A recent Discovery News article indicates that some primates may have a richer vocabulary than previously believed — but that their language may just take an unfamiliar form. Author Jennifer Viegas writes:
While such syntax-like behavior has been described in other species, such as whales and dolphins, the new findings are the first to clearly demonstrate the skill in a non-human primate.
“What our research shows is that individual calls do not carry any specific meanings, but different call sequences do,” co-author Klaus Zuberbuhler told Discovery News.
“So, for example, a series of hacks almost certainly indicates the presence of a crowned eagle, whereas a series of hacks preceded by 1 to 2 pyows reliably indicates that the caller is about to start traveling away,” added Zuberbuhler, who is a researcher in the School of Psychology at the University of St. Andrews in Scotland.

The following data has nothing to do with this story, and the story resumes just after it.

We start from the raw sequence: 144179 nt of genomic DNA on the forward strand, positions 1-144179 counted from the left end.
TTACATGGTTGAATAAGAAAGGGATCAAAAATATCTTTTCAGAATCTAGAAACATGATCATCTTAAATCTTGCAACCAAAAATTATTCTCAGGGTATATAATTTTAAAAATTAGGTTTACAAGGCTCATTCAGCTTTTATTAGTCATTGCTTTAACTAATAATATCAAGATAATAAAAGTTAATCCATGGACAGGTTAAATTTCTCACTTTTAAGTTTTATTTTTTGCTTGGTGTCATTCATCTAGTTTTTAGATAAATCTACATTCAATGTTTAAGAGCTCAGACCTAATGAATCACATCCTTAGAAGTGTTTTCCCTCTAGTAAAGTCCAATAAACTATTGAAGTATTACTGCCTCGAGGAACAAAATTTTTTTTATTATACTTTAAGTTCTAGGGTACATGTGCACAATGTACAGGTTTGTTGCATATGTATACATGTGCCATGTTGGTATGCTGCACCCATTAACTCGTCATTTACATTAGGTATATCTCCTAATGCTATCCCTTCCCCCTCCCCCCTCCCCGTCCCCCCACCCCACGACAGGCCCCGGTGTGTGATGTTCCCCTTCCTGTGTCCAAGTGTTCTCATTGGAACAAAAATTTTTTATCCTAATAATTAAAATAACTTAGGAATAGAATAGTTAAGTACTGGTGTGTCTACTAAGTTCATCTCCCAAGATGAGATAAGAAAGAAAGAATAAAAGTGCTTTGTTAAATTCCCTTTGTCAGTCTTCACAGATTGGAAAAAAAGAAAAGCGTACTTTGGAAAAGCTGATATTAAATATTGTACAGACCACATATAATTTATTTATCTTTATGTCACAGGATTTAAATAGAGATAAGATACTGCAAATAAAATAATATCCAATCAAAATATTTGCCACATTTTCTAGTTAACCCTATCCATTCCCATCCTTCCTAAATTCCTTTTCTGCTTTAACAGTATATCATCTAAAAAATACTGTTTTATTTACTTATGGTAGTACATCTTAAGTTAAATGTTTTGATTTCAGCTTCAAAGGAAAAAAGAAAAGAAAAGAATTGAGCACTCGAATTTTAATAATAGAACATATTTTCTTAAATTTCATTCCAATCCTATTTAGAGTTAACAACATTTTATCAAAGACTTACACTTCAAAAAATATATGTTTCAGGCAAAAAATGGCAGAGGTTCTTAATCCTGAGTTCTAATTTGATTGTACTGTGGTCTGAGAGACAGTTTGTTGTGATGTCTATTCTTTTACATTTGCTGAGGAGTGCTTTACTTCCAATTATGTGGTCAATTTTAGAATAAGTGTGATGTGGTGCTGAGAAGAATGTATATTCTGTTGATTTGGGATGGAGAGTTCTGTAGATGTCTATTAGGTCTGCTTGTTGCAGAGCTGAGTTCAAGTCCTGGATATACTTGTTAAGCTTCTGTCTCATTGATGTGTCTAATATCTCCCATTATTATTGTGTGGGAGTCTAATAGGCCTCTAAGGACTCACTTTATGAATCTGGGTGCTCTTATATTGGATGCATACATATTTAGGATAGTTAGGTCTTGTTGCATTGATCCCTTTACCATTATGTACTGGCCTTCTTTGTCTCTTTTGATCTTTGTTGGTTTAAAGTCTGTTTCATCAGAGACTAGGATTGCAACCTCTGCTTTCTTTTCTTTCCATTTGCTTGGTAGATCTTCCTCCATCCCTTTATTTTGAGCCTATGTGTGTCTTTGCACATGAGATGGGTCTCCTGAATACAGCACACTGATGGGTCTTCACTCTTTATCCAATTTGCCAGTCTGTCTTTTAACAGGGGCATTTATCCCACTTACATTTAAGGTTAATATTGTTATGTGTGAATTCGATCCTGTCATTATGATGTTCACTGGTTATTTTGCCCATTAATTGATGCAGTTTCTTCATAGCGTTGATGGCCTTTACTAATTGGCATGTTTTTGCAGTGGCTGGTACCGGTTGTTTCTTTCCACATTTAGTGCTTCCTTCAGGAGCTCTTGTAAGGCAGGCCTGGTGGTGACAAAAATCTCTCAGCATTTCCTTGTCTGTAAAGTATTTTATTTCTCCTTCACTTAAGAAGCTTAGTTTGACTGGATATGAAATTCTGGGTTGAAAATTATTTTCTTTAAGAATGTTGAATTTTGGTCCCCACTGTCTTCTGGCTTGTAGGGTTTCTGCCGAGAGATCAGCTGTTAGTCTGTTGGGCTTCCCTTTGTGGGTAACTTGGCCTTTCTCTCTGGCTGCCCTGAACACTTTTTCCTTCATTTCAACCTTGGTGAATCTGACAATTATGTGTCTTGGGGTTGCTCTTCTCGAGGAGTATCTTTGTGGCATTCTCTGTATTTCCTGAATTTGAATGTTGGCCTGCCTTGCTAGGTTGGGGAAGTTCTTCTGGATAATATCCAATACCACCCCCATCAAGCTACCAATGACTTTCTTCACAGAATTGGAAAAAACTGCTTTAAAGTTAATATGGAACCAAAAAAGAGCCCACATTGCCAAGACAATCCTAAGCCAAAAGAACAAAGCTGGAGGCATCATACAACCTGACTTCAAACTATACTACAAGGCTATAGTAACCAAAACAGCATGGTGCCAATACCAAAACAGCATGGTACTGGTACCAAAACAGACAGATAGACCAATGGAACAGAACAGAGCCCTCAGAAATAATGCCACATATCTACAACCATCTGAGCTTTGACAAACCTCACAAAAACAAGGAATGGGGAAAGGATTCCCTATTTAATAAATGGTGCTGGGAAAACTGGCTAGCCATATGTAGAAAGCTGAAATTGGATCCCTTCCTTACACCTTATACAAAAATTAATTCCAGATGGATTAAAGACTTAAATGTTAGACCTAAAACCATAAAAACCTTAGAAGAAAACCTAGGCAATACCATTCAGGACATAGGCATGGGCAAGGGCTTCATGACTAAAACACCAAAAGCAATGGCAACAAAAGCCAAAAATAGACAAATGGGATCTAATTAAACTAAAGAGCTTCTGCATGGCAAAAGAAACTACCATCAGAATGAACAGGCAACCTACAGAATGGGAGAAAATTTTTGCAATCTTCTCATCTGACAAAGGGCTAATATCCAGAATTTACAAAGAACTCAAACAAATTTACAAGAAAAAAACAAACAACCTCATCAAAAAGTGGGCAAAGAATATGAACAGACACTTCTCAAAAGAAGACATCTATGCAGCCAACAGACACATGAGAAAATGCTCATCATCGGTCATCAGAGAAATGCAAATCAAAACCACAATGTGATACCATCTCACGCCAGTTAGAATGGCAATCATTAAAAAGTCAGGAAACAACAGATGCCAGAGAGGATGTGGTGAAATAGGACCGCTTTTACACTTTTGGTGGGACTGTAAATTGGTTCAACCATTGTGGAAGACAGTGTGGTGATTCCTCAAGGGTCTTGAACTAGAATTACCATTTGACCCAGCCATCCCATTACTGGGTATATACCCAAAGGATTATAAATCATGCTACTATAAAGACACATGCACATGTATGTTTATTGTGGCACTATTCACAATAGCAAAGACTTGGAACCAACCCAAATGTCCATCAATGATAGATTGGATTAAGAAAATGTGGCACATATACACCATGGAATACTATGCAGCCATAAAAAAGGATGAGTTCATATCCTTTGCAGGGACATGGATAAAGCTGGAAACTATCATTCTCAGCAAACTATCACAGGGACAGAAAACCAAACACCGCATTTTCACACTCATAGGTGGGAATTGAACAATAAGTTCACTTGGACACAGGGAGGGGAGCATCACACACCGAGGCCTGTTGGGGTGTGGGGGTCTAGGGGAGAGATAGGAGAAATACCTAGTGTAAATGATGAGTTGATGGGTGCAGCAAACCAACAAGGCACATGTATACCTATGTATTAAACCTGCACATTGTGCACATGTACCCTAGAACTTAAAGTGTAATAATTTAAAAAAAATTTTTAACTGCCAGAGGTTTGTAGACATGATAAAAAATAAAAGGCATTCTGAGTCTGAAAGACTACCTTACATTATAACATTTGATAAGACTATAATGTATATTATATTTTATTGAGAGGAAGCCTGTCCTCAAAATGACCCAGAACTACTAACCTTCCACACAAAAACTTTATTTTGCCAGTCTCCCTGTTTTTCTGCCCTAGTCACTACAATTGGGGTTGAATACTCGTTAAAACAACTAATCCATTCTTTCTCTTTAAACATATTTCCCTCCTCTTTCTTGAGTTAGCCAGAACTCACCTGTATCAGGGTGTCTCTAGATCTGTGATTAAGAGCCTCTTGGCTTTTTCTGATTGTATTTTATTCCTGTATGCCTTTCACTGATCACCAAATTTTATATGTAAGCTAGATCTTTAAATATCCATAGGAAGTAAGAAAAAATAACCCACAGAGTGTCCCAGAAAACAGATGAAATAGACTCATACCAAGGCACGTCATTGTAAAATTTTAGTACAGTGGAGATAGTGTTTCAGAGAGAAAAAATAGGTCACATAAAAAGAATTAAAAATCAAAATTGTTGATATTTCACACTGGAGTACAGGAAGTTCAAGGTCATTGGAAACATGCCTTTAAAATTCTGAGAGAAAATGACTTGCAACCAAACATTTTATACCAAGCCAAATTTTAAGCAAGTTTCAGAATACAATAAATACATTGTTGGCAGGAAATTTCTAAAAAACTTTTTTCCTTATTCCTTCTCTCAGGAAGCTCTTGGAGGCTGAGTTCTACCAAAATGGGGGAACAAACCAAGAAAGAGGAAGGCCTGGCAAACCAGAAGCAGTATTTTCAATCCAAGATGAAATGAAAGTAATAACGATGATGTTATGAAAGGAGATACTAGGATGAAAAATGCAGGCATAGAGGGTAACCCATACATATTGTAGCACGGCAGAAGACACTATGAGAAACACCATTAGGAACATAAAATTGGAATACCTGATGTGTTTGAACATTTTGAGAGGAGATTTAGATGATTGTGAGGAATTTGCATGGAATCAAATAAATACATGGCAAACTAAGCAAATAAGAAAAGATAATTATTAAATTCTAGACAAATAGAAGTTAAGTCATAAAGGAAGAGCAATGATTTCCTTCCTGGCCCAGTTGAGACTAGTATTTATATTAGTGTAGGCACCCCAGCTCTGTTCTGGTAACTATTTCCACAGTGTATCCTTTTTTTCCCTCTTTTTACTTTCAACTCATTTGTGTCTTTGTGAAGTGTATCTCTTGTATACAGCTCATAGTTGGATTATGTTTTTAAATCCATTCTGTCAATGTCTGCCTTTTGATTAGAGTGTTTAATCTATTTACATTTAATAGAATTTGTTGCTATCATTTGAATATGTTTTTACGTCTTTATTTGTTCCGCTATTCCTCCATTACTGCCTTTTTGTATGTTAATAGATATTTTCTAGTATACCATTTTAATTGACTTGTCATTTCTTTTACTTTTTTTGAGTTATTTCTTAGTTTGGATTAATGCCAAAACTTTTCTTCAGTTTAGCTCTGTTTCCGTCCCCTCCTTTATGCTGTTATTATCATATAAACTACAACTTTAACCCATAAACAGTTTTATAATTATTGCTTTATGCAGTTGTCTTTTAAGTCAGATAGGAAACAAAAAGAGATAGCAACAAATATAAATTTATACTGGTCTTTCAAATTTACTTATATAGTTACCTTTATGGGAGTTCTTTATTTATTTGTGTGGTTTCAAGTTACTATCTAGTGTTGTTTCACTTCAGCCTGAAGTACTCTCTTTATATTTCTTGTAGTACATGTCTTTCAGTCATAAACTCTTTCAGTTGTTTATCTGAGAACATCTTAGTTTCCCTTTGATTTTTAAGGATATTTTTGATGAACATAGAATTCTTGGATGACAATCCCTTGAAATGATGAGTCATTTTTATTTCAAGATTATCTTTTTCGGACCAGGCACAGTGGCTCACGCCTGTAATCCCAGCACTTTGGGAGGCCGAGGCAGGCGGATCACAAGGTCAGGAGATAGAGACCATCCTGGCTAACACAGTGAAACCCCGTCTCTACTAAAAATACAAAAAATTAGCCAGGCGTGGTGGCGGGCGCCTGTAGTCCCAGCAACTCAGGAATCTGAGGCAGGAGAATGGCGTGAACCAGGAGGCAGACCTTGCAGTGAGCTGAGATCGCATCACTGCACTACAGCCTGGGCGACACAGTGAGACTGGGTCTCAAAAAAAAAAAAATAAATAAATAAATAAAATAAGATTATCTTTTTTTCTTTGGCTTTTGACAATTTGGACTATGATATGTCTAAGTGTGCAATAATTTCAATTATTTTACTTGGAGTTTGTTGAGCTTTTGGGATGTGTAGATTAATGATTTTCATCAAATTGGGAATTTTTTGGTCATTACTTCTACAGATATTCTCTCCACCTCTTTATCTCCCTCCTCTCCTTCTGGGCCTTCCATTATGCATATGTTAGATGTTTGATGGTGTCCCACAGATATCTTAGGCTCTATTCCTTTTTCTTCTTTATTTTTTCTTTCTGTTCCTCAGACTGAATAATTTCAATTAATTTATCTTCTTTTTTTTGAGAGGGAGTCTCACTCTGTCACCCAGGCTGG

The article describes the study’s method, which consisted of researches playing recorded calls and observing the results. I’m fascinated how our own preconceptions about language play into studies like this. It’s easy for humans to observe other animals and conclude that no language-based communication is occurring — it doesn’t resemble our language after all! But our lack of comprehension does not necessarily imply a lack of language.
[Discovery News: Monkey vocab richer than thought]